THE STRATEGY OF WAITING

Not taking action can flip a problem by 180 degrees

Omdenken’s strategy of waiting is based on the following insight: when things happen to us, our ability to see them as ‘good luck’ or ‘bad luck’ depends highly on the circumstances. Our world is constantly changing and what first appears as a problem can turn quickly into an opportunity once the situation changes. The trick is to first accept reality as it is, and then to wait. Just wait, and let time pass. As always, time will do its work.

The Eiffel Tower

One of the most famous examples that shows the success of this strategy took place in Paris. In 1889, Paris hosted the World’s Fair. In honor of this auspicious occasion, the Eiffel Tower was built. Throughout the Fair the Tower was a success, attracting many visitors. After the Fair was over however, the visitor numbers began to drop. Officials decreased the price of admission but even that didn’t help to bring in the crowds. Eventually, nobody came to visit the Eiffel Tower at all.

From the beginning, the Parisians weren’t exactly over the moon about the massive, 317-meter-tall construction. Once the Tower had lost its official function as the symbol of the Fair, Parisians began to hate it. “It is ugly” they said. “It takes over our entire skyline” they pleaded. Due to the Tower’s impressive height, it was used as a communication mast complete with all manner of antennas, adding to its reputation as a major eye-sore.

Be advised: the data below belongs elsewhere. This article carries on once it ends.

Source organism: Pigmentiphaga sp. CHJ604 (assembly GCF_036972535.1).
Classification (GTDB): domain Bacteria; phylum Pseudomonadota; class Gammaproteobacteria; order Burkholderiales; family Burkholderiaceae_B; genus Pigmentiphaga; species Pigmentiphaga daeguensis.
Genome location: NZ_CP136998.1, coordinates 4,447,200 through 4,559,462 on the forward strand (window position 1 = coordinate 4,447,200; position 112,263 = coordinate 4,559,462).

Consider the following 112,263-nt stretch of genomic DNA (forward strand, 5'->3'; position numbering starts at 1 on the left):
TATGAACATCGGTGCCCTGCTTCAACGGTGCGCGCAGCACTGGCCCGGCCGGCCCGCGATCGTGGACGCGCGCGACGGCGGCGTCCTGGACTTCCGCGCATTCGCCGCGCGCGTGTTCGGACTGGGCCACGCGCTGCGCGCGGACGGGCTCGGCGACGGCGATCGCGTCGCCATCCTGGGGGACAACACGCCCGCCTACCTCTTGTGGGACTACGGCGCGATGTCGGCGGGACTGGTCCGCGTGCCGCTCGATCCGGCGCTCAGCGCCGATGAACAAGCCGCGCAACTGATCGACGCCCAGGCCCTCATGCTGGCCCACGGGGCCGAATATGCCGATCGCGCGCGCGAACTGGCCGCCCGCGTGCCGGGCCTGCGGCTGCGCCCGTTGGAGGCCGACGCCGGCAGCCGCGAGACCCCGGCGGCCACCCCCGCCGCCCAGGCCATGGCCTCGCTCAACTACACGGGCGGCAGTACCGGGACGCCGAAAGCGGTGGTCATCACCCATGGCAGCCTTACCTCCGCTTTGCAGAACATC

As the years rolled by in the City of Light, the Tower slowly but surely became the symbol of Paris. What was once seen as an ugly duckling, grew to prominence as an architectural masterpiece eventually becoming one of the seven wonders of the world.

Paris Toren

The Surgeon Case

Here is a second interesting example: imagine a surgeon who has a patient with a hernia. The doctor could choose to operate. Many doctors would indeed make that choice. But there is another way as well. The surgeon could also trust her instinct that the body will heal itself and, as a result, choose not to perform surgery. In this case the decision to NOT take action, to wait, observe, and let nature take its course is an excellent example of the strategy of waiting.

Take a Risk

Interestingly, our culture doesn’t really value not taking action. From the beginning of our lives, we are programmed to DO SOMETHING! Taking action is seen as a sign of strength and vitality. We have set up our entire culture to reward someone who takes action, as opposed to someone who does ‘nothing’. Think about bonus structures in companies. Nobody has ever been paid a bonus for deciding to do nothing. We prefer to make an effort, in an attempt to exert some control over our lives and we need our achievements to be specific and measurable.

Very often though, it is an illusion. Our attempts to take action, to control, to measure – only make the situation worse. Consider doing the opposite. Consider doing nothing. It doesn’t mean you are lazy or weak. It means you are willing to take a risk by trying a different strategy – the strategy of waiting.

This piece is a summary of the strategy of waiting.
If you want to learn more about this strategy and how to really use it, book a workshop, show, or 1-day training session.